Continental drift is the movement of the Earth's continents relative to each other. The hypothesis that continents 'drift' was first put forward by Abraham Ortelius in 1596 and was fully developed by Alfred Wegener in 1912 when he noticed that the shapes of continents on either side of the Atlantic Ocean seem to fit together (for example, Africa and South America). Francis Bacon, Antonio Snider-Pellegrini, Benjamin Franklin, and others had noted much the same thing earlier. However, it was not until the development of the theory of plate tectonics in the 1960s, that a sufficient geological explanation of that movement was found.
The similarity of southern continent fossil faunas and some geological formations had led a relatively small number of Southern hemisphere geologists to conjecture as early as 1900 that all the continents had once been joined into a supercontinent known as Pangaea.
The concept was initially ridiculed by most geologists, who felt that an explanation of how a continent drifted was a prerequisite and that the lack of one made the idea of drifting continents wholly unreasonable.
The theory received support through the controversial years from South African geologist Alexander Du Toit as well as from Arthur Holmes. The idea of continental drift did not become widely accepted as theory until the 1950s in Europe.
By the 1960s, geological research conducted by Robert Dietz, Bruce Heezen, and Harry Hess along with a rekindling of the theory including a mechanism by J. Tuzo Wilson led to acceptance among North American geologists.
The hypothesis of continental drift became part of the larger theory of plate tectonics. This article deals mainly with the historical development of the continental drift hypothesis before 1950.
Evidence for the movement of continents on tectonic plates is now extensive. Similar plant and animal fossils are found around the shores of different continents, suggesting that they were once joined. The fossils of Mesosaurus, a freshwater reptile rather like a small crocodile, found both in Brazil and South Africa, are one example; another is the discovery of fossils of the land reptile Lystrosaurus in rocks of the same age at locations in Africa, India, and Antarctica. There is also living evidence the same animals being found on two continents. Some earthworm families (e.g. Ocnerodrilidae, Acanthodrilidae, Octochaetidae) are found in South America and Africa, for instance.
The complementary arrangement of the facing sides of South America and Africa is obvious, but is a temporary coincidence. In millions of years, slab pull and ridge-push, and other forces of tectonophysics, will further separate and rotate those two continents. It was this temporary feature which inspired Wegener to study what he defined as continental drift, although he did not live to see his hypothesis generally accepted.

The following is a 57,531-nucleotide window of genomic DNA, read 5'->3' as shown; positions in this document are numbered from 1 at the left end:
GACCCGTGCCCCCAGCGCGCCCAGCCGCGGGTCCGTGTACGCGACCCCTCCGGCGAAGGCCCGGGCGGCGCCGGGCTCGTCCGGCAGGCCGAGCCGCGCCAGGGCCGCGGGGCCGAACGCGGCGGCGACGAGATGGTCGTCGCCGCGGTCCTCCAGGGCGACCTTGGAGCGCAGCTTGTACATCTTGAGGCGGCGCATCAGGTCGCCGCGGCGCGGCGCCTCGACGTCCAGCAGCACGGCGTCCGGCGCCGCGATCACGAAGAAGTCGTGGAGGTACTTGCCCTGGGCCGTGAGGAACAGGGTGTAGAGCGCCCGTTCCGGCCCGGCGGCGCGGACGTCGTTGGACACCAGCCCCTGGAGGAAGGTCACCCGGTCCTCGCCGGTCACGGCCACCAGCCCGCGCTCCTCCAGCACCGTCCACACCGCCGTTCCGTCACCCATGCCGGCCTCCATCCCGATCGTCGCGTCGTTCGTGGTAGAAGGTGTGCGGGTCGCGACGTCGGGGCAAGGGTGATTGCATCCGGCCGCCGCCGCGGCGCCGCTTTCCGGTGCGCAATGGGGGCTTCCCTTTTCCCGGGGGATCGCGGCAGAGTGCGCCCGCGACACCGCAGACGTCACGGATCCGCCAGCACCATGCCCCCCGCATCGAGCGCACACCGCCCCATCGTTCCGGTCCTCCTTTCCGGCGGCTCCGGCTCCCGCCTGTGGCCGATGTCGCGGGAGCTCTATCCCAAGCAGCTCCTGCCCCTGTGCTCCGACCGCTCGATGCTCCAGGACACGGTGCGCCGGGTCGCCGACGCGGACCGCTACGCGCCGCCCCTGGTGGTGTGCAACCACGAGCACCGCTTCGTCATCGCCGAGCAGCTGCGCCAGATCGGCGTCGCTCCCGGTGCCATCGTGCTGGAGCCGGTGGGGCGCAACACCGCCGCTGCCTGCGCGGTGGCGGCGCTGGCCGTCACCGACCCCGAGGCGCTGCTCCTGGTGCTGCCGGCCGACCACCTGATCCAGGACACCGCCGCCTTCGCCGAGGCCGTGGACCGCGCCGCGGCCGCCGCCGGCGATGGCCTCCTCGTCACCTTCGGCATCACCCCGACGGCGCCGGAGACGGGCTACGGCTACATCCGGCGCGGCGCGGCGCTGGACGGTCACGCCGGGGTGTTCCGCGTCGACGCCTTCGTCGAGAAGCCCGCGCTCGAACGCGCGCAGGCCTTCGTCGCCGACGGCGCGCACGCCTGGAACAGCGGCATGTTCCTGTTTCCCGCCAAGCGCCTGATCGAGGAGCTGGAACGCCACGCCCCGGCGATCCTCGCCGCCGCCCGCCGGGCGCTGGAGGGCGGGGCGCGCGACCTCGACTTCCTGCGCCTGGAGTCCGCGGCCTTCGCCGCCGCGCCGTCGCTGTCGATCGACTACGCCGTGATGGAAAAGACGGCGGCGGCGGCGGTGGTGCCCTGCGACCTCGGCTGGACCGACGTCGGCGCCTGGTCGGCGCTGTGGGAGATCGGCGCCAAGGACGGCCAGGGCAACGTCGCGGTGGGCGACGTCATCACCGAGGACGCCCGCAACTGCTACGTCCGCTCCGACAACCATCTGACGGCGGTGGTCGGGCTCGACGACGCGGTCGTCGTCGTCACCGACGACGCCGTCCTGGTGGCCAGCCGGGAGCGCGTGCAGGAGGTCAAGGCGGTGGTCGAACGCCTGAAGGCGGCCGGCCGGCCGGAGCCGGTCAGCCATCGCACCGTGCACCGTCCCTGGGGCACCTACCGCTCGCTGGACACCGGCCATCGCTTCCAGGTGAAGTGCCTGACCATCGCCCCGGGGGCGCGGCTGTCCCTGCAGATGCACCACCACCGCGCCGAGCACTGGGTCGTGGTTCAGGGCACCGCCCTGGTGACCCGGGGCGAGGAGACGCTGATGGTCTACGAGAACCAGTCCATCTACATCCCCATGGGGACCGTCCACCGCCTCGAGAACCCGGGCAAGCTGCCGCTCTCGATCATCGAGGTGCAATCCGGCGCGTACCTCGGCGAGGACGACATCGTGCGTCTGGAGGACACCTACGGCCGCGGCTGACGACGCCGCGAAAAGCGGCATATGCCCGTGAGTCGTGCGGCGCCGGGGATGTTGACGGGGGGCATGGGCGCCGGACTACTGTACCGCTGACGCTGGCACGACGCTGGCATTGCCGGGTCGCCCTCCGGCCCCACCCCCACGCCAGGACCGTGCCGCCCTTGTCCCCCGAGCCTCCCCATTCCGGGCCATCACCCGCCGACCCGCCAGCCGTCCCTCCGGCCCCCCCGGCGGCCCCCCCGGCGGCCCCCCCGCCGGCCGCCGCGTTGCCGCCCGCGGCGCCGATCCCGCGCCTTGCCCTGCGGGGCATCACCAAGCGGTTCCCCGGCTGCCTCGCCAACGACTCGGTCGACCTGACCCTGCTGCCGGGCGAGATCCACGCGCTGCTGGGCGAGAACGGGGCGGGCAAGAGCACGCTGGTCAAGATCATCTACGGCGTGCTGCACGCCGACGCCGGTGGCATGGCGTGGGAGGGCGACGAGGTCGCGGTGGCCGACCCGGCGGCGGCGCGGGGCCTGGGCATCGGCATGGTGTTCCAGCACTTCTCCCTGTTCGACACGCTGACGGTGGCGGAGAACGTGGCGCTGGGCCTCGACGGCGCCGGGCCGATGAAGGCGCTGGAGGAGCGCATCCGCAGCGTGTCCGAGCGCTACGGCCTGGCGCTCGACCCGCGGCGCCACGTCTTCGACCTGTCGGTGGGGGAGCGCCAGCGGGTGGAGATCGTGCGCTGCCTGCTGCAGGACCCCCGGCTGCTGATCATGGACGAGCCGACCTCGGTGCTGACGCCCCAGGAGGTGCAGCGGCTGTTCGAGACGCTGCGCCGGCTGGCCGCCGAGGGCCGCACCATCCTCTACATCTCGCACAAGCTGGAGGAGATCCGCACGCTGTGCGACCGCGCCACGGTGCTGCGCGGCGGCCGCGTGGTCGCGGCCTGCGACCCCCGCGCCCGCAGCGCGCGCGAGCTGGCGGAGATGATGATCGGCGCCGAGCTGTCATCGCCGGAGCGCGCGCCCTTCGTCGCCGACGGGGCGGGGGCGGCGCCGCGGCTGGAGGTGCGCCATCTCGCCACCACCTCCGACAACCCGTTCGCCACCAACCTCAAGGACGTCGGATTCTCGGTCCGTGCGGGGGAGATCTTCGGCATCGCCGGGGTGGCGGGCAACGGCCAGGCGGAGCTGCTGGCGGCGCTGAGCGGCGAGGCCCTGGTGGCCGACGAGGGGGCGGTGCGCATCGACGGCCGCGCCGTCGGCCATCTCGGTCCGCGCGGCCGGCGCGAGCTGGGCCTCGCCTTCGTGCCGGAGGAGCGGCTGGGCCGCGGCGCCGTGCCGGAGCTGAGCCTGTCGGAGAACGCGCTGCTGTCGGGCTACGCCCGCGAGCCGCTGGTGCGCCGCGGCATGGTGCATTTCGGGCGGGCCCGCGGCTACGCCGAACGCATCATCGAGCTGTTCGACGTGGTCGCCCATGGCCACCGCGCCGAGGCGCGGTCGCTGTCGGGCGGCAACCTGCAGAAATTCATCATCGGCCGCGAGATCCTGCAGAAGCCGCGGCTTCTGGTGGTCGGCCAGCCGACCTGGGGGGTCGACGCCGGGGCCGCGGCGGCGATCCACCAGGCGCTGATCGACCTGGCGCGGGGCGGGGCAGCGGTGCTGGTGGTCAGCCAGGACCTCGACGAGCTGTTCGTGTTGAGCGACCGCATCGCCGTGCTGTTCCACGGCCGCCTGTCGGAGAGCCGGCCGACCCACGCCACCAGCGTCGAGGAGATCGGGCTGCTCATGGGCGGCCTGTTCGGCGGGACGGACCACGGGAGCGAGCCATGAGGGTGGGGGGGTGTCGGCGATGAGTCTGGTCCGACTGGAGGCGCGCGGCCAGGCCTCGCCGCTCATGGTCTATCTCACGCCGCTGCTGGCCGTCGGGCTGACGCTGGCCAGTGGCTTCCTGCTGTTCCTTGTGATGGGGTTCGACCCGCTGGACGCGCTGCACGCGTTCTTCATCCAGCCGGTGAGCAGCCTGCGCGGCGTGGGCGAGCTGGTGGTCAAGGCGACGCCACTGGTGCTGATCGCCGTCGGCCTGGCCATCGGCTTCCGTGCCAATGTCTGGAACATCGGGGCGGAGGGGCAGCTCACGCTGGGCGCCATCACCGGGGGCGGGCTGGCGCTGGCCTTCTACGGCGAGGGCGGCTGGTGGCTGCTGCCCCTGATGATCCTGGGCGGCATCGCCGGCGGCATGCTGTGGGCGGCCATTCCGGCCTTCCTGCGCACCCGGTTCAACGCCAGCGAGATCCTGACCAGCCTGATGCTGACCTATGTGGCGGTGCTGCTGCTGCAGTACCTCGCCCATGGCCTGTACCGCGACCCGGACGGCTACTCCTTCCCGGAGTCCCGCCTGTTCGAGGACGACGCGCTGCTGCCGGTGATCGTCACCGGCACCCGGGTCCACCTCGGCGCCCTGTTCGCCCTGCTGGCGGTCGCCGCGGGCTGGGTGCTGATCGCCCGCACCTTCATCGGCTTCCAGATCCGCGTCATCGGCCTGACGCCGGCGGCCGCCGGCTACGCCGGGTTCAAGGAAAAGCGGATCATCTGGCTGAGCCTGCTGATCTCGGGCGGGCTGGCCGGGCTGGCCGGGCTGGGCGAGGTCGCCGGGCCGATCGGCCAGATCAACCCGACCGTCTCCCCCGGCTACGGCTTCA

Widespread distribution of Permo-Carboniferous glacial sediments in South America, Africa, Madagascar, Arabia, India, Antarctica and Australia was one of the major pieces of evidence for the theory of continental drift. The continuity of glaciers, inferred from oriented glacial striations and deposits called tillites, suggested the existence of the supercontinent of Gondwana, which became a central element of the concept of continental drift. Striations indicated glacial flow away from the equator and toward the poles, based on continents' current positions and orientations, and supported the idea that the southern continents had previously been in dramatically different locations, as well as being contiguous with each other. Continental Drift Hypothesis
The evolution of tectonophysics is closely linked to the history of the continental drift and plate tectonics hypotheses. The continental drift hypothesis had many flaws and scarce data. The fixist, the contracting Earth and the expanding Earth concepts had many flaws as well. Wegener had data for assuming that the relative positions of the continents change over time. It was a mistake to state the continents "plowed" through the sea.
He was an outsider with a doctorate in astronomy attacking a established theory between geophysicists. The geophysicists were right to state that the Earth is solid, and the mantle is elastic (for seismic waves) and inhomogeneous, and the ocean floor would not allow the movement of the continents.
But excluding one alternative, substantiates the opposite alternative: passive continents and an active seafloor spreading and subduction, with accretion belts on the edges of the continents. The velocity of the sliding continents, was allowed in the uncertainty of the fixed continent model and seafloor subduction and upwelling with phase change allows for inhomogeneity.